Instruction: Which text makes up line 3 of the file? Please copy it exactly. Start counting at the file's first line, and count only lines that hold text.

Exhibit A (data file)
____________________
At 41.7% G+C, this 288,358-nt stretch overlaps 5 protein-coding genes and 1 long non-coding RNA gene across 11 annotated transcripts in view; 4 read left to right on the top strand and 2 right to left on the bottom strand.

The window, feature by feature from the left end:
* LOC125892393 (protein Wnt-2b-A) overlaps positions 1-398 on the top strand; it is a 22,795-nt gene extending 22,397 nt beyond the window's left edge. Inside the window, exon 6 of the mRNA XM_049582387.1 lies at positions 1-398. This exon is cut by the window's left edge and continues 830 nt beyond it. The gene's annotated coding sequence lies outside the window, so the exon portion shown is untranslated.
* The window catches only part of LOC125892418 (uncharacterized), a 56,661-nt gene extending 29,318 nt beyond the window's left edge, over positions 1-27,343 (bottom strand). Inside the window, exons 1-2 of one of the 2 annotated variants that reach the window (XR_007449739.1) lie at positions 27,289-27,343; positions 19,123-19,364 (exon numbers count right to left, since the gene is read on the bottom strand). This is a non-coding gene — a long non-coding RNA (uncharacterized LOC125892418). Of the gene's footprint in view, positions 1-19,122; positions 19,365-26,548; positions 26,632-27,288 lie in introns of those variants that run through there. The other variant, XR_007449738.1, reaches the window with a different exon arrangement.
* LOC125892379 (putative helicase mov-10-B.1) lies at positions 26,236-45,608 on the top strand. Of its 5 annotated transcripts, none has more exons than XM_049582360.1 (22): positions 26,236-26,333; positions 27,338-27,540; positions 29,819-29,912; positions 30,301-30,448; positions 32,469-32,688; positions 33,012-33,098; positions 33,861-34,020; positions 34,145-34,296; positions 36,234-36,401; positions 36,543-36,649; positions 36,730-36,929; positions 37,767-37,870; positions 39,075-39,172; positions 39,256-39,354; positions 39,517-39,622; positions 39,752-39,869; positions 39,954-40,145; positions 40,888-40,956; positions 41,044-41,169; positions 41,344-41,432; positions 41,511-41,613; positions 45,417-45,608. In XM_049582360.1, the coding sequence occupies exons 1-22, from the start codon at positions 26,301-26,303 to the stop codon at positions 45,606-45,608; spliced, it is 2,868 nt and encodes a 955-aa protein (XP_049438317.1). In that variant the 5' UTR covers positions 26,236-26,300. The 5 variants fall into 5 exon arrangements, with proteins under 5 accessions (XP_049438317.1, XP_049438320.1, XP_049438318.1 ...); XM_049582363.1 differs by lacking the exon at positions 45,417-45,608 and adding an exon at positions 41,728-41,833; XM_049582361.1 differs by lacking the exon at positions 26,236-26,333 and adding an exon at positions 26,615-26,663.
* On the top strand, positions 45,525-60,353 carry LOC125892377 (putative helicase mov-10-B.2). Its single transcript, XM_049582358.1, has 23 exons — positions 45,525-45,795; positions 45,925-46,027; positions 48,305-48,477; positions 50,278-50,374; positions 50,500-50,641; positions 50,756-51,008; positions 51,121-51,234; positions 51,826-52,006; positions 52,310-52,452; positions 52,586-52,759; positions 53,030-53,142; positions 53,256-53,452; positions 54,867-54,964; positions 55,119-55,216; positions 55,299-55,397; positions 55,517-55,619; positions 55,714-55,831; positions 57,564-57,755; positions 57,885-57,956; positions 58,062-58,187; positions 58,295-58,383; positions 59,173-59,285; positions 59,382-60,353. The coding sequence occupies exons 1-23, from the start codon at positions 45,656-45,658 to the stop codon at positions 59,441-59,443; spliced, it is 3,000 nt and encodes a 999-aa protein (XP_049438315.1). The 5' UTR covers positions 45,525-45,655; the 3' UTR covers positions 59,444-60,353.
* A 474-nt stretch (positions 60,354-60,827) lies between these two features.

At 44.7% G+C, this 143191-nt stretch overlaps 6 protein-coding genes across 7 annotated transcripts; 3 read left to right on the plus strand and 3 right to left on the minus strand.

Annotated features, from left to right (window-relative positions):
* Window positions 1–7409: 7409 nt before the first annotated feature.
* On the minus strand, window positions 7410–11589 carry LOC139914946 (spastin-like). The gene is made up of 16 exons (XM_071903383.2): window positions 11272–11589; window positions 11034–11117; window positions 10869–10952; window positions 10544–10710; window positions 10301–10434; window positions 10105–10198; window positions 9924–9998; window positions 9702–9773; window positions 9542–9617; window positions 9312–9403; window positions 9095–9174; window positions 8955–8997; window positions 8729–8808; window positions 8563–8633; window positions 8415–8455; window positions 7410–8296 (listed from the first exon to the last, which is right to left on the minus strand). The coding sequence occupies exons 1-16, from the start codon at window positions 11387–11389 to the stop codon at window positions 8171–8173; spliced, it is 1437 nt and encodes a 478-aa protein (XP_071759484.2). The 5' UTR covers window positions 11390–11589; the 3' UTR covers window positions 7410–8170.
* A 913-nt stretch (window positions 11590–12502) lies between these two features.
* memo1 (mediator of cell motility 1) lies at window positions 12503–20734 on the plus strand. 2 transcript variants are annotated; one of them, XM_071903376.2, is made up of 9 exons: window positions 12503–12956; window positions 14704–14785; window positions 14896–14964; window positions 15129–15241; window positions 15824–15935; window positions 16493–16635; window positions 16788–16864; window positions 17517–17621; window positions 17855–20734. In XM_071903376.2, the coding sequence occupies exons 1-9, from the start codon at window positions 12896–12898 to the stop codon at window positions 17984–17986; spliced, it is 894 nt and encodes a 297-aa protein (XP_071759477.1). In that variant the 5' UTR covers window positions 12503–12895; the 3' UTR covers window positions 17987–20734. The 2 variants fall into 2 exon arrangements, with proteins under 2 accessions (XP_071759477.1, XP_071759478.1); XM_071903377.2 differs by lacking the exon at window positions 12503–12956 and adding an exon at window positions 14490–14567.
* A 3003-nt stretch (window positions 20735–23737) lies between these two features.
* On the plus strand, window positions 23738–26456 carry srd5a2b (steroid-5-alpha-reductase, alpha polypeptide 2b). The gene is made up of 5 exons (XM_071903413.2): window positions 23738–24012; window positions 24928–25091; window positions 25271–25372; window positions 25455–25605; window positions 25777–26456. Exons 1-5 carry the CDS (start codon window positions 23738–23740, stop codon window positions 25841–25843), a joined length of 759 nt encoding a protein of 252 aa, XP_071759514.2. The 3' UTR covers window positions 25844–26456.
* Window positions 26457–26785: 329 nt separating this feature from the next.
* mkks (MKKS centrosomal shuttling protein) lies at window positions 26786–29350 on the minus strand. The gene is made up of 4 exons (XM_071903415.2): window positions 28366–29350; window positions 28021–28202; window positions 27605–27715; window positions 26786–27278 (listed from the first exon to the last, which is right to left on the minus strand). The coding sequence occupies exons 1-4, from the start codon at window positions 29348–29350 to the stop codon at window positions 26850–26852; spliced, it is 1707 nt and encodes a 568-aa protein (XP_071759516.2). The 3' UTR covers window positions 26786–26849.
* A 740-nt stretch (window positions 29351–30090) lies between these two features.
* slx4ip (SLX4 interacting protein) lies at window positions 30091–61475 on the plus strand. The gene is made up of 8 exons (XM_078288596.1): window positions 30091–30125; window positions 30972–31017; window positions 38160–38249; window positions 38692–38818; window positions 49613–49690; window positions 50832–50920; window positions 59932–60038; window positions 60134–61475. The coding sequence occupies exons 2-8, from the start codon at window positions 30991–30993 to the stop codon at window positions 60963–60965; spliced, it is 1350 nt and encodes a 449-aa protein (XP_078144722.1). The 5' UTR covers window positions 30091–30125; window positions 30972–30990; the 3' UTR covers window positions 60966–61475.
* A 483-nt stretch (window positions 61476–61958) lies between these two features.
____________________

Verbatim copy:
* LOC125892393 (protein Wnt-2b-A) overlaps positions 1-398 on the top strand; it is a 22,795-nt gene extending 22,397 nt beyond the window's left edge. Inside the window, exon 6 of the mRNA XM_049582387.1 lies at positions 1-398. This exon is cut by the window's left edge and continues 830 nt beyond it. The gene's annotated coding sequence lies outside the window, so the exon portion shown is untranslated.